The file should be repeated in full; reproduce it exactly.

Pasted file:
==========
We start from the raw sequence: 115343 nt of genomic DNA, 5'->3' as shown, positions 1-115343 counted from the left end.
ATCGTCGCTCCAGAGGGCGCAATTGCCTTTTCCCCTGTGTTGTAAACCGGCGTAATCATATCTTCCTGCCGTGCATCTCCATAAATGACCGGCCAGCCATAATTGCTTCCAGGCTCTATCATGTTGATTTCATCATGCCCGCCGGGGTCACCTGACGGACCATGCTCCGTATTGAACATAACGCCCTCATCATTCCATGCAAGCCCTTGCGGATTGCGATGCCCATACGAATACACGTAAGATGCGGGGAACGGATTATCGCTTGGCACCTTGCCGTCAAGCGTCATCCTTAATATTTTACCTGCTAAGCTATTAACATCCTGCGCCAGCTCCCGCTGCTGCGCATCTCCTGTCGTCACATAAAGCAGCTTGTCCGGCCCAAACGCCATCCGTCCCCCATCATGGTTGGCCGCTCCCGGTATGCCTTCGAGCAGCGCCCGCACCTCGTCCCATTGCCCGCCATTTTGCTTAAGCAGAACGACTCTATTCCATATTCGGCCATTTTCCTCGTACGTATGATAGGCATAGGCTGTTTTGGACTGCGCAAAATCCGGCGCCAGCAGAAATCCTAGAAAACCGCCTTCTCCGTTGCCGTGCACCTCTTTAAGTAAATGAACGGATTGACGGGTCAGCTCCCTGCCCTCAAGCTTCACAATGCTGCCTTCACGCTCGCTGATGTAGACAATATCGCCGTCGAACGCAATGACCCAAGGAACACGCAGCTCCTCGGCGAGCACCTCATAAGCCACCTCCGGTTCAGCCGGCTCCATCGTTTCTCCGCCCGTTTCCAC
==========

We start from the raw sequence: 115343 nt of genomic DNA, 5'->3' as shown, positions 1-115343 counted from the left end.
ATCGTCGCTCCAGAGGGCGCAATTGCCTTTTCCCCTGTGTTGTAAACCGGCGTAATCATATCTTCCTGCCGTGCATCTCCATAAATGACCGGCCAGCCATAATTGCTTCCAGGCTCTATCATGTTGATTTCATCATGCCCGCCGGGGTCACCTGACGGACCATGCTCCGTATTGAACATAACGCCCTCATCATTCCATGCAAGCCCTTGCGGATTGCGATGCCCATACGAATACACGTAAGATGCGGGGAACGGATTATCGCTTGGCACCTTGCCGTCAAGCGTCATCCTTAATATTTTACCTGCTAAGCTATTAACATCCTGCGCCAGCTCCCGCTGCTGCGCATCTCCTGTCGTCACATAAAGCAGCTTGTCCGGCCCAAACGCCATCCGTCCCCCATCATGGTTGGCCGCTCCCGGTATGCCTTCGAGCAGCGCCCGCACCTCGTCCCATTGCCCGCCATTTTGCTTAAGCAGAACGACTCTATTCCATATTCGGCCATTTTCCTCGTACGTATGATAGGCATAGGCTGTTTTGGACTGCGCAAAATCCGGCGCCAGCAGAAATCCTAGAAAACCGCCTTCTCCGTTGCCGTGCACCTCTTTAAGTAAATGAACGGATTGACGGGTCAGCTCCCTGCCCTCAAGCTTCACAATGCTGCCTTCACGCTCGCTGATGTAGACAATATCGCCGTCGAACGCAATGACCCAAGGAACACGCAGCTCCTCGGCGAGCACCTCATAAGCCACCTCCGGTTCAGCCGGCTCCATCGTTTCTCCGCCCGTTTCCAC